Clausen has often been frustrated at St. Thomas, both by the administration's conservative Catholic dogma and by the apathy of students. "You go to school and feel like you're walking around with people with blinders on," she says. "It's always treading water at St. Thomas. If it's not the administration somehow trying to debunk your group, it's people thinking you're just dirty, hippie kids. We're trying to make you think. If it weren't for the justice and peace community at St. Thomas, I wouldn't be at St. Thomas anymore."
She notes the irony that there is such a supportive pocket of activism at a university which has often been criticized for its lack of social awareness--particularly last spring when there were a number of well-publicized hate crimes targeting minority students. But the coalition is certainly thriving; when it started five years ago there were only a handful of members, and now there are more than 100 on the e-mail list and more than 70 regulars at the weekly Wednesday meetings.
Nonetheless Clausen has felt the scorn of criticism on campus, especially after she was quoted in an Aquin article about an October peace protest in Minneapolis. A subsequent Aquin editorial chastised the women who participated in the protest, implying that their wish for peace somehow supported the Taliban, notorious for mistreating women. "The young women who protested Monday surely must be against the injustices suffered by women in Afghanistan," the editorial read. "It would be contradictory if they were not. Those who protested Monday propose that we answer terror with government policy changes and peace talks."
Clausen was offended by the campus conservatives' misuse of the argument about women's rights. "We're saying, let's paint a picture up to 2001. Like the Seventies and Eighties in Afghanistan--how was America part of it?" she begins. "As for women in Afghanistan, we cared in 1998. They've been treated this way for seven or eight years by the Taliban," she says, her voice rising. "We wanted to educate the campus, with its ill-informed, uneducated opinions."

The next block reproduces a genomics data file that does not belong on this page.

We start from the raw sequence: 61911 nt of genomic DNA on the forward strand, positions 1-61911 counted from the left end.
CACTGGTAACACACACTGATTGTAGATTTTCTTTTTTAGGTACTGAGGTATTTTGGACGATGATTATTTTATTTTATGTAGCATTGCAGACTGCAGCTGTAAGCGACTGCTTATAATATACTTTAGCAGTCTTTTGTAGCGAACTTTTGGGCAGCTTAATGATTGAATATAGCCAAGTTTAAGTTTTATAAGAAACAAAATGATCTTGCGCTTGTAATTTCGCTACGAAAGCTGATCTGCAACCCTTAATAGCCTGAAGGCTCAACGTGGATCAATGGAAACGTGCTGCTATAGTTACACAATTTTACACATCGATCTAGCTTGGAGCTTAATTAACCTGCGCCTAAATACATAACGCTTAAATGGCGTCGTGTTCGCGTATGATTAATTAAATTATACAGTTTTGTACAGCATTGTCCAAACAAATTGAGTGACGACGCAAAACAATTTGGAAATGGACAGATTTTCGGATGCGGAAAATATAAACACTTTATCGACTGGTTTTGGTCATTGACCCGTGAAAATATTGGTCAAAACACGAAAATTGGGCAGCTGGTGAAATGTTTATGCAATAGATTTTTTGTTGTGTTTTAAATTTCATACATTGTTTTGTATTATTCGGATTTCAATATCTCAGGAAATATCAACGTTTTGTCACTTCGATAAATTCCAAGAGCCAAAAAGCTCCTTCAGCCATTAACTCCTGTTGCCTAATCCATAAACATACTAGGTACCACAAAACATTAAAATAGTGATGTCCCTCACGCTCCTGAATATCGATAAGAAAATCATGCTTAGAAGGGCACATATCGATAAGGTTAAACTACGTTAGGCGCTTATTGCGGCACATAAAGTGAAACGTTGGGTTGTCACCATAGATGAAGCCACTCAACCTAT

It's a Wednesday evening, a week after the demonstration on the quad, and the student coalition's weekly meeting is about to begin. First Clausen makes a few announcements about a bus trip to the School of the Americas protest in Georgia this weekend. (Although the School of the Americas closed last year, in January it reopened under a new name, the Western Hemisphere Institute for Security Cooperation. Peace advocates insist that the only changes to the school's mission are cosmetic.) The bus will leave Friday at 7:00 a.m. sharp; the 20-hour ride will be a teach-in on active nonviolence. People should bring a blanket, a pillow, and food. "We're trying to get people to bring fruit so you don't have to eat only fast food--yuck," Clausen explains. "We're also encouraging people to bring their own food, so we don't support, you know, large corporations." She laughs and looks around the group with a self-deprecating smile that indicates an awareness that her last statement was all-too-stereotypically left.